Results 1 to 9 of 9

Math Help - [SOLVED] Help!! The central limit theorem...

  1. #1
    Newbie
    Joined
    Dec 2009
    Posts
    5

    Exclamation [SOLVED] Help!! The central limit theorem...

    central limit theorem..
    Last edited by xoxbabigurl; December 17th 2009 at 12:25 AM.
    Follow Math Help Forum on Facebook and Google+

  2. #2
    Member
    Joined
    Oct 2009
    Posts
    218
    The Central Limit Theorem - \frac{x - \overline{x}}{s} ~ N(0,1)

    Where x is the observed value (in your case 23.5), x(bar) is the sample mean, and s is the sample standard deviation.

    You want is P(Z<23.5), but first you need to standardize it using the CLT I mentioned above to get:

    P(Z < \frac{x - \overline{x}}{s})
    and then you would just use the normal table to obtain your percentage of how many student's sample mean is less than 23.5 (that's how I interpreted what the question was asking)
    Follow Math Help Forum on Facebook and Google+

  3. #3
    Newbie
    Joined
    Dec 2009
    Posts
    5
    so would that be 0.4286 AKA 42.86% of the 180 students which would be 77 students?
    Follow Math Help Forum on Facebook and Google+

  4. #4
    Member
    Joined
    Oct 2009
    Posts
    218
    Assuming you haven't made any calculation errors (as I have not caluclated it myself) then yes.
    Follow Math Help Forum on Facebook and Google+

  5. #5
    Newbie
    Joined
    Dec 2009
    Posts
    5
    I tackled this question differently.. I am not sure if it is right though.
    Last edited by xoxbabigurl; December 17th 2009 at 12:25 AM.
    Follow Math Help Forum on Facebook and Google+

  6. #6
    Member
    Joined
    Oct 2009
    Posts
    218
    Sorry about that, made a mistake.

    I copied this from - Central limit theorem - Wikipedia, the free encyclopedia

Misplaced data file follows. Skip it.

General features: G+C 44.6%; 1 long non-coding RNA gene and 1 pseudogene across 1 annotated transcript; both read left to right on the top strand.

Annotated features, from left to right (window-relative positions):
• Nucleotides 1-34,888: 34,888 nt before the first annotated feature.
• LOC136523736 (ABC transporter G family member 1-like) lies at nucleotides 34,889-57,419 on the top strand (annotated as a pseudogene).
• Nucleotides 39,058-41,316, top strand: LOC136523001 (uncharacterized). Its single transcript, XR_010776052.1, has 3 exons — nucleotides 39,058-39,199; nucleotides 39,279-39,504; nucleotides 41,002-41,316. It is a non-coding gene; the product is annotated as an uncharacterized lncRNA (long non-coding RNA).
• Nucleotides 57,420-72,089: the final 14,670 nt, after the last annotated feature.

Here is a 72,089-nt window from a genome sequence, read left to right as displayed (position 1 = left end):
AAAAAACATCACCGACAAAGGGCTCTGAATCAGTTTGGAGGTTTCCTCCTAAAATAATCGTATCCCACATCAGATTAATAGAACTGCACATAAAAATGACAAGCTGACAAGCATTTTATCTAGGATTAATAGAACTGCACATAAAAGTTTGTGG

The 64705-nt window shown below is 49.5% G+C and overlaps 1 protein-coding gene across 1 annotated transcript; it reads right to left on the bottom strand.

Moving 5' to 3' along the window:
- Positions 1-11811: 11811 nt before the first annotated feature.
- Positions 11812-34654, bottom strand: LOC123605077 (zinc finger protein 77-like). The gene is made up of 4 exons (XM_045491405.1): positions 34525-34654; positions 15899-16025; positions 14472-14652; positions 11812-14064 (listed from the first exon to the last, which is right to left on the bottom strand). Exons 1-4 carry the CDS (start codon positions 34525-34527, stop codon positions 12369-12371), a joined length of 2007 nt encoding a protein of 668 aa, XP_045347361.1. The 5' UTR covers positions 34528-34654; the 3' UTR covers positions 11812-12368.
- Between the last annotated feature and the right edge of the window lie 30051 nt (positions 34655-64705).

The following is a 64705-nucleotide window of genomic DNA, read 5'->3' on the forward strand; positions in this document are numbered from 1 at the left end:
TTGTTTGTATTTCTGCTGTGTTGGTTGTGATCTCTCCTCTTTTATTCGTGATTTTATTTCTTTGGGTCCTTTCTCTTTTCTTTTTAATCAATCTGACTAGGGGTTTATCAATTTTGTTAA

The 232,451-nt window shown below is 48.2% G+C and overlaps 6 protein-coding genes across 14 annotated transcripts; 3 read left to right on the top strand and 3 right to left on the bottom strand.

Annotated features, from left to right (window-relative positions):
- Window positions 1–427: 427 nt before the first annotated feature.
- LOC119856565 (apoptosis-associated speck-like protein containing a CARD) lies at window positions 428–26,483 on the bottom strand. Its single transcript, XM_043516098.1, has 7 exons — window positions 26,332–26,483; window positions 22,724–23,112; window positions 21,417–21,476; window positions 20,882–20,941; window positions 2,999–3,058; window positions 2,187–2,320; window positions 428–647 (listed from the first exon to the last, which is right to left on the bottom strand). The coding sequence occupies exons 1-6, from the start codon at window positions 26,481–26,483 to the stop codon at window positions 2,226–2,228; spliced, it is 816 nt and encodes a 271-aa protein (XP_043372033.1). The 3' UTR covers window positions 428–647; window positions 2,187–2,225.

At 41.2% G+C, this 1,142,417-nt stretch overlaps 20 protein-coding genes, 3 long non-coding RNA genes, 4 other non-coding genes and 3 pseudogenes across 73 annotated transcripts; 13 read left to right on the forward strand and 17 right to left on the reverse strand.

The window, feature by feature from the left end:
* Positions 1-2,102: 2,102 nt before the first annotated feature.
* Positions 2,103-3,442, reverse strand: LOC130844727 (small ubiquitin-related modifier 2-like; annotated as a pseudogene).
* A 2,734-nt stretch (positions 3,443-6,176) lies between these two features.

Let X1, X2, X3, …, Xn be a sequence of n independent and identically distributed random variables each having finite values of expectation and variance σ2 > 0. The central limit theorem states that as the sample size n increases the distribution of the sample average of these random variables approaches the normal distribution with a mean and variance σ2/n irrespective of the shape of the common distribution of the individual terms Xi.




    and Zn converges in distribution to N(0,1)

    Each Xi is the mean of Student i
    Sn is the sum of the Student's means
    X bar is the average of their averages
    and n = 180

    Now you need to find P(Z<Zn)
    Follow Math Help Forum on Facebook and Google+

  7. #7
    Newbie
    Joined
    Dec 2009
    Posts
    5

    Question

    So I should replace n=64 to n=180? Which gives me -2.5 which is 0.0062 which gives me 1 student =S
    Follow Math Help Forum on Facebook and Google+

  8. #8
    Newbie
    Joined
    Dec 2009
    Posts
    5
    or should i be doing this: 0.5 - .0062 which is 0.4938
    which gives me 89 students
    Follow Math Help Forum on Facebook and Google+

  9. #9
    Member
    Joined
    Oct 2009
    Posts
    218
    Quote Originally Posted by xoxbabigurl View Post
    So I should replace n=64 to n=180? Which gives me -2.5 which is 0.0062 which gives me 1 student =S
    Guess that's the answer, which isnt impossible (since there is a large standard error)
    Follow Math Help Forum on Facebook and Google+

Similar Math Help Forum Discussions

  1. Central limit theorem
    Posted in the Advanced Statistics Forum
    Replies: 5
    Last Post: May 15th 2011, 08:17 AM
  2. Central limit theorem
    Posted in the Advanced Statistics Forum
    Replies: 2
    Last Post: January 4th 2010, 05:15 AM
  3. Replies: 13
    Last Post: February 17th 2009, 05:27 AM
  4. Central Limit Theorem
    Posted in the Advanced Statistics Forum
    Replies: 1
    Last Post: December 12th 2008, 12:04 PM
  5. central limit theorem
    Posted in the Advanced Statistics Forum
    Replies: 1
    Last Post: April 27th 2008, 08:31 AM

Search Tags


/mathhelpforum @mathhelpforum